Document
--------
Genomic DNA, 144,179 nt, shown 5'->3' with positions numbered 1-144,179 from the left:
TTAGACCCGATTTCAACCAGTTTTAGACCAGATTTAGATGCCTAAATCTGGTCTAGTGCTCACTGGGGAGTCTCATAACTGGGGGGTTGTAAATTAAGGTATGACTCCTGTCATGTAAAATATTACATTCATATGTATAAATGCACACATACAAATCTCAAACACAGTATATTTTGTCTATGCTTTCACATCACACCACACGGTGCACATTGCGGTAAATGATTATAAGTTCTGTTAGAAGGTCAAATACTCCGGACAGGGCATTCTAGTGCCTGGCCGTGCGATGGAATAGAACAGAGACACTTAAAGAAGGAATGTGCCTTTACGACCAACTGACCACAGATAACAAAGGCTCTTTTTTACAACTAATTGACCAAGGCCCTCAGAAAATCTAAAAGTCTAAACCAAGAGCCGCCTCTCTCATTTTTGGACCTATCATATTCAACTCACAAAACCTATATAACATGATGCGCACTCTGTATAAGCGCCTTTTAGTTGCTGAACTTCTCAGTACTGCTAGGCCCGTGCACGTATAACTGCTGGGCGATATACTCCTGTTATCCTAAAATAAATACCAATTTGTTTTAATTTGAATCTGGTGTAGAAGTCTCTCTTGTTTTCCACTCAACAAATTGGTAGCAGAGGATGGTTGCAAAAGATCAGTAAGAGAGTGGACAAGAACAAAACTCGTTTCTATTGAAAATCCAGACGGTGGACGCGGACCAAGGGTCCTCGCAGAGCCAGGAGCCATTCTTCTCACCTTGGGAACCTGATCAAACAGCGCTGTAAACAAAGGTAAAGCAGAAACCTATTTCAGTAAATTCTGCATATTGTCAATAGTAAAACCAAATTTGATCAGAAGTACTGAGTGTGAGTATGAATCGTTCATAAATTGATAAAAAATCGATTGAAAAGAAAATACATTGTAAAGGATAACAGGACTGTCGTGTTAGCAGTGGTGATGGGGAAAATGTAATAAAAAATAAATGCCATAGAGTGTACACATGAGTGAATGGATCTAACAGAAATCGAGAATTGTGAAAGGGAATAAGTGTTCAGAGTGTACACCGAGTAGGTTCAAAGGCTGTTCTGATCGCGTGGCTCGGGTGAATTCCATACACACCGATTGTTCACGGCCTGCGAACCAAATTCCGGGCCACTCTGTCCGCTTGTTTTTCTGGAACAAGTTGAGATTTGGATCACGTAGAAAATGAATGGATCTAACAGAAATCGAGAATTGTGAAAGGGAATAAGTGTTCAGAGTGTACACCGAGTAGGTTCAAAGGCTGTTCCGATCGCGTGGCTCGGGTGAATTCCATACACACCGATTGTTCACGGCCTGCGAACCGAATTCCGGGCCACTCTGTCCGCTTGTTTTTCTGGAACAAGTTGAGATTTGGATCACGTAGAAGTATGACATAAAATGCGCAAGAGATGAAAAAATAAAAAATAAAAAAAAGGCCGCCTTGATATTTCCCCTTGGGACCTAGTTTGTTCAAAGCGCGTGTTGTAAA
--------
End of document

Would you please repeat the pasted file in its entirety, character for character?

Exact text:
Genomic DNA, 144,179 nt, shown 5'->3' with positions numbered 1-144,179 from the left:
TTAGACCCGATTTCAACCAGTTTTAGACCAGATTTAGATGCCTAAATCTGGTCTAGTGCTCACTGGGGAGTCTCATAACTGGGGGGTTGTAAATTAAGGTATGACTCCTGTCATGTAAAATATTACATTCATATGTATAAATGCACACATACAAATCTCAAACACAGTATATTTTGTCTATGCTTTCACATCACACCACACGGTGCACATTGCGGTAAATGATTATAAGTTCTGTTAGAAGGTCAAATACTCCGGACAGGGCATTCTAGTGCCTGGCCGTGCGATGGAATAGAACAGAGACACTTAAAGAAGGAATGTGCCTTTACGACCAACTGACCACAGATAACAAAGGCTCTTTTTTACAACTAATTGACCAAGGCCCTCAGAAAATCTAAAAGTCTAAACCAAGAGCCGCCTCTCTCATTTTTGGACCTATCATATTCAACTCACAAAACCTATATAACATGATGCGCACTCTGTATAAGCGCCTTTTAGTTGCTGAACTTCTCAGTACTGCTAGGCCCGTGCACGTATAACTGCTGGGCGATATACTCCTGTTATCCTAAAATAAATACCAATTTGTTTTAATTTGAATCTGGTGTAGAAGTCTCTCTTGTTTTCCACTCAACAAATTGGTAGCAGAGGATGGTTGCAAAAGATCAGTAAGAGAGTGGACAAGAACAAAACTCGTTTCTATTGAAAATCCAGACGGTGGACGCGGACCAAGGGTCCTCGCAGAGCCAGGAGCCATTCTTCTCACCTTGGGAACCTGATCAAACAGCGCTGTAAACAAAGGTAAAGCAGAAACCTATTTCAGTAAATTCTGCATATTGTCAATAGTAAAACCAAATTTGATCAGAAGTACTGAGTGTGAGTATGAATCGTTCATAAATTGATAAAAAATCGATTGAAAAGAAAATACATTGTAAAGGATAACAGGACTGTCGTGTTAGCAGTGGTGATGGGGAAAATGTAATAAAAAATAAATGCCATAGAGTGTACACATGAGTGAATGGATCTAACAGAAATCGAGAATTGTGAAAGGGAATAAGTGTTCAGAGTGTACACCGAGTAGGTTCAAAGGCTGTTCTGATCGCGTGGCTCGGGTGAATTCCATACACACCGATTGTTCACGGCCTGCGAACCAAATTCCGGGCCACTCTGTCCGCTTGTTTTTCTGGAACAAGTTGAGATTTGGATCACGTAGAAAATGAATGGATCTAACAGAAATCGAGAATTGTGAAAGGGAATAAGTGTTCAGAGTGTACACCGAGTAGGTTCAAAGGCTGTTCCGATCGCGTGGCTCGGGTGAATTCCATACACACCGATTGTTCACGGCCTGCGAACCGAATTCCGGGCCACTCTGTCCGCTTGTTTTTCTGGAACAAGTTGAGATTTGGATCACGTAGAAGTATGACATAAAATGCGCAAGAGATGAAAAAATAAAAAATAAAAAAAAGGCCGCCTTGATATTTCCCCTTGGGACCTAGTTTGTTCAAAGCGCGTGTTGTAAA